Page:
Recognizing Black History Month at Breakthrough
Black History Month is a time when we celebrate the countless achievements of Black Americans who helped shape our nation. During this month, I often reflect on my own path, as well as the path of the Black leaders who paved the way and made success stories like mine possible.
Two exceptional Black Americans, in particular, are of special importance to me:
Shirley Chisholm and Larry Doby.
Shirley Chisholm & Larry Doby
In the past decade, we’ve had a Black President and Black Vice-President, so it’s easy to take for granted the presence of Black political leaders in higher office. But 50 years ago, it was groundbreaking. In 1968, Shirley Chisholm became the first Black woman in Congress. Four years later, she became the first woman and the first African American to seek the Democratic nomination for President of the United States.
And then there’s Larry Doby. As a longtime Cleveland resident and sports fan, I am surprised by how many Guardians fans don’t realize his place in history. We’ve all heard of Jackie Robinson - number 42 - the man who broke MLB’s color barrier. Larry was the second Black player in MLB and the first Black player in the American League. The discrimination Doby faced in the American League parks parallels what Robinson experienced as a Dodger.
With spring training around the corner, there’s hope that the Guardians' 74-year World Series drought will end. The last time they won? 1948. The two stars of that team were Satchell Paige and…you guessed it…Larry Doby.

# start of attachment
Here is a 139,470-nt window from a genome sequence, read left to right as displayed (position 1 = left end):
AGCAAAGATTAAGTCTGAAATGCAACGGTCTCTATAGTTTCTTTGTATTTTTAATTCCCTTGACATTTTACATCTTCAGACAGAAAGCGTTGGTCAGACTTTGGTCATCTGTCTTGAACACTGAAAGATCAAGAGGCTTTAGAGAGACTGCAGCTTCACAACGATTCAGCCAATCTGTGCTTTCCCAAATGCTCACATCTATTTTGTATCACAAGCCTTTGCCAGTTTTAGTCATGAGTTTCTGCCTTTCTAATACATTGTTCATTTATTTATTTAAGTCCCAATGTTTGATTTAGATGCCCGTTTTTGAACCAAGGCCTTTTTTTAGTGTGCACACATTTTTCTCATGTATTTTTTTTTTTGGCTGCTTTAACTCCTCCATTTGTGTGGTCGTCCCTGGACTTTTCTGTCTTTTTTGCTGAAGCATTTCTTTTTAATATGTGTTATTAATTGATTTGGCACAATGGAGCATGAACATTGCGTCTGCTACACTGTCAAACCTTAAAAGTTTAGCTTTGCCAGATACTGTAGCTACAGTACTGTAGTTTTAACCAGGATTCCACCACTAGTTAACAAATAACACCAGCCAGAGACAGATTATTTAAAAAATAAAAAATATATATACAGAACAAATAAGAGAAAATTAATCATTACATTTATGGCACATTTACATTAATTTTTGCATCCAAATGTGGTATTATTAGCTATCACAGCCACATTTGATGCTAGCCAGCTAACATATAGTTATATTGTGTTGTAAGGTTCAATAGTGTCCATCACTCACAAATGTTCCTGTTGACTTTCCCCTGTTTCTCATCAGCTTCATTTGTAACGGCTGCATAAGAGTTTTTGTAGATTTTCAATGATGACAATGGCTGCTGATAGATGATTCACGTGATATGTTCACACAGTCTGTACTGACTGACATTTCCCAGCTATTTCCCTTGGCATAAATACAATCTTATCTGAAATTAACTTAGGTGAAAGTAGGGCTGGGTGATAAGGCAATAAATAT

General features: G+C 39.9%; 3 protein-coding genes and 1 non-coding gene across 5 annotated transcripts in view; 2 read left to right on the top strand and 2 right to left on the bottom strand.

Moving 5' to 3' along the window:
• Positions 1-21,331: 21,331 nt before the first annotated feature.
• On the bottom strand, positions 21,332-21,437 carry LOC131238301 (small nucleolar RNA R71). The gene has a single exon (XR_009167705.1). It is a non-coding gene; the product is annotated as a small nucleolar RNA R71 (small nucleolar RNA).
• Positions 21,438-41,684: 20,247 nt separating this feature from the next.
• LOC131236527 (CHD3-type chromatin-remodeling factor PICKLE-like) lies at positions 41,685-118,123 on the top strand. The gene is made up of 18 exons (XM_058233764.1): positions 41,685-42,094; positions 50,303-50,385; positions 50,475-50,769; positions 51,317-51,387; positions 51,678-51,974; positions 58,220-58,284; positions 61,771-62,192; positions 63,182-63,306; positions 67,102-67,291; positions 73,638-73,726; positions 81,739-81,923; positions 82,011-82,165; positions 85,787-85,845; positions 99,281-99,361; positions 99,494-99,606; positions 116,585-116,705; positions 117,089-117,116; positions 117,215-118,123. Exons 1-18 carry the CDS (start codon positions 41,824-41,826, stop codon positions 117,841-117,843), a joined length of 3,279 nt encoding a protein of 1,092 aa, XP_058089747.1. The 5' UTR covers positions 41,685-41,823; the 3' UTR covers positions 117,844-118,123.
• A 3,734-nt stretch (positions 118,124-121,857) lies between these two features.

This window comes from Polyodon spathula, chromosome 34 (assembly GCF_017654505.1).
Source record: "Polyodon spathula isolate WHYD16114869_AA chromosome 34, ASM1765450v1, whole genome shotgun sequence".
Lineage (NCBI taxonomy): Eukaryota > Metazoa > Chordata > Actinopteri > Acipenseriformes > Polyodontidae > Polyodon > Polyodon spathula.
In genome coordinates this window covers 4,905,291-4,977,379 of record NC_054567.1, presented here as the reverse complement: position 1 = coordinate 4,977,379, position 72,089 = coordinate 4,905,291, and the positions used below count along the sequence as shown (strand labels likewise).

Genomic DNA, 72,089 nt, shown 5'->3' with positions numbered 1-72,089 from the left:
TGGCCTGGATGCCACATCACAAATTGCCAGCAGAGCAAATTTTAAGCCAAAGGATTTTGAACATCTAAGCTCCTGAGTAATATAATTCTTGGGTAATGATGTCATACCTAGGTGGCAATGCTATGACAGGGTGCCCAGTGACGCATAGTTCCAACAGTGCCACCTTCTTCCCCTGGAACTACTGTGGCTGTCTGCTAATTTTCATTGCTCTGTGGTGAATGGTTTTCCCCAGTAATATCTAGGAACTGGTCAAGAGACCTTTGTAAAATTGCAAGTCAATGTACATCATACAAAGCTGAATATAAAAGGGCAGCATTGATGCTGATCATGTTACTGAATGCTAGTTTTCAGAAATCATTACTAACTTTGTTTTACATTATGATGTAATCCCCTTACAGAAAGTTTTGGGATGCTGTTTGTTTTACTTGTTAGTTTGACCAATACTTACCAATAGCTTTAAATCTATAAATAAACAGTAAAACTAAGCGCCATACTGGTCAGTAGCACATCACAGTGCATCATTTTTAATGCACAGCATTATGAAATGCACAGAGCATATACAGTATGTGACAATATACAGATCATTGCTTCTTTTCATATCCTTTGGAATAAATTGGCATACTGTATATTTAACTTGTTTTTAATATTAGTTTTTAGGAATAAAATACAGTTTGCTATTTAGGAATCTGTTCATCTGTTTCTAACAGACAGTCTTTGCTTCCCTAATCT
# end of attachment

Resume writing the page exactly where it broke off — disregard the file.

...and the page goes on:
I never ran for office or played in the big leagues, but I have written my own history by being the first, or at least one of the few, on many occasions.
Early in My Career
I was one of the few black students who took advanced courses in my high school and one of the few Black engineering students as an undergraduate. Later, I landed a dream opportunity working for a global consulting firm with over 3,000 consultants, a mere 22 of whom were Black.
By succeeding at each step, I hope I was able to change the narrative and make space for those coming behind me, just like my heroes Chisholm and Doby did on a much grander scale.
Celebrating Black History at Breakthrough
At Breakthrough, we are intentional about sharing the heroism that encapsulates Black History. Additionally, we are unblinking and honest about recognizing the reality of our past and acknowledging where we as a country have fallen short of our ideals.
When our scholars learn about Black pioneers, inventors, artists, as well as everyday individuals who left their mark on history they are often motivated to go on and do great things. The stories of Black Americans’ riveting past motivate us to continue the work that we do to help our scholars write their own history.
While Black History Month is a celebration of our past, at Breakthrough, it’s a time to continue our reflection and learning. It’s also a time for us to further inspire our scholars to craft their own stories of perseverance and triumph. Finally, it’s a time for all of us to dig deep and examine our own power to write history within our families, schools, and communities.